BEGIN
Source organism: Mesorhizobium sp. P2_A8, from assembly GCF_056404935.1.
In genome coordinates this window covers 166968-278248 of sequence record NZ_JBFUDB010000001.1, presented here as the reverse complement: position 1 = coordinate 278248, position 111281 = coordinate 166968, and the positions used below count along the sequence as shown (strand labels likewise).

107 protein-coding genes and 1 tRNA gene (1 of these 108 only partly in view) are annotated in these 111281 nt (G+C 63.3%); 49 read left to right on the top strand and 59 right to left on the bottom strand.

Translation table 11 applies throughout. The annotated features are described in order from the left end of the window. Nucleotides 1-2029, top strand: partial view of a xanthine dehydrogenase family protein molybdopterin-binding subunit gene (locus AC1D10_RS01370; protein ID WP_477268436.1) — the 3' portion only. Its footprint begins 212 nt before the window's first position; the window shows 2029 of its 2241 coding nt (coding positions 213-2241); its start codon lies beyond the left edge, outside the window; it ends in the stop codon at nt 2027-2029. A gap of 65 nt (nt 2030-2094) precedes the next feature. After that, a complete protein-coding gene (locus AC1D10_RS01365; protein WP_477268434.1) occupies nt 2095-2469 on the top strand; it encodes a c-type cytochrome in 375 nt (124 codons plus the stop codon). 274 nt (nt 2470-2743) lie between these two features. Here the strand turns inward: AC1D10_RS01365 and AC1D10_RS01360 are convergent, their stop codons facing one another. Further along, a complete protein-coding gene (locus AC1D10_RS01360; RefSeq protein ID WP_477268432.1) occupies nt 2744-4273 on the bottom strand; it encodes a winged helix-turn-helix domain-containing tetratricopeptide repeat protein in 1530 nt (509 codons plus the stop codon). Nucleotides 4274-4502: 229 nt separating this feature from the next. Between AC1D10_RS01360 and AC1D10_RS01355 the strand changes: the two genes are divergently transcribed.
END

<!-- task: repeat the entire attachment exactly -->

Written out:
Source organism: Mesorhizobium sp. P2_A8, from assembly GCF_056404935.1.
In genome coordinates this window covers 166968-278248 of sequence record NZ_JBFUDB010000001.1, presented here as the reverse complement: position 1 = coordinate 278248, position 111281 = coordinate 166968, and the positions used below count along the sequence as shown (strand labels likewise).

107 protein-coding genes and 1 tRNA gene (1 of these 108 only partly in view) are annotated in these 111281 nt (G+C 63.3%); 49 read left to right on the top strand and 59 right to left on the bottom strand.

Translation table 11 applies throughout. The annotated features are described in order from the left end of the window. Nucleotides 1-2029, top strand: partial view of a xanthine dehydrogenase family protein molybdopterin-binding subunit gene (locus AC1D10_RS01370; protein ID WP_477268436.1) — the 3' portion only. Its footprint begins 212 nt before the window's first position; the window shows 2029 of its 2241 coding nt (coding positions 213-2241); its start codon lies beyond the left edge, outside the window; it ends in the stop codon at nt 2027-2029. A gap of 65 nt (nt 2030-2094) precedes the next feature. After that, a complete protein-coding gene (locus AC1D10_RS01365; protein WP_477268434.1) occupies nt 2095-2469 on the top strand; it encodes a c-type cytochrome in 375 nt (124 codons plus the stop codon). 274 nt (nt 2470-2743) lie between these two features. Here the strand turns inward: AC1D10_RS01365 and AC1D10_RS01360 are convergent, their stop codons facing one another. Further along, a complete protein-coding gene (locus AC1D10_RS01360; RefSeq protein ID WP_477268432.1) occupies nt 2744-4273 on the bottom strand; it encodes a winged helix-turn-helix domain-containing tetratricopeptide repeat protein in 1530 nt (509 codons plus the stop codon). Nucleotides 4274-4502: 229 nt separating this feature from the next. Between AC1D10_RS01360 and AC1D10_RS01355 the strand changes: the two genes are divergently transcribed.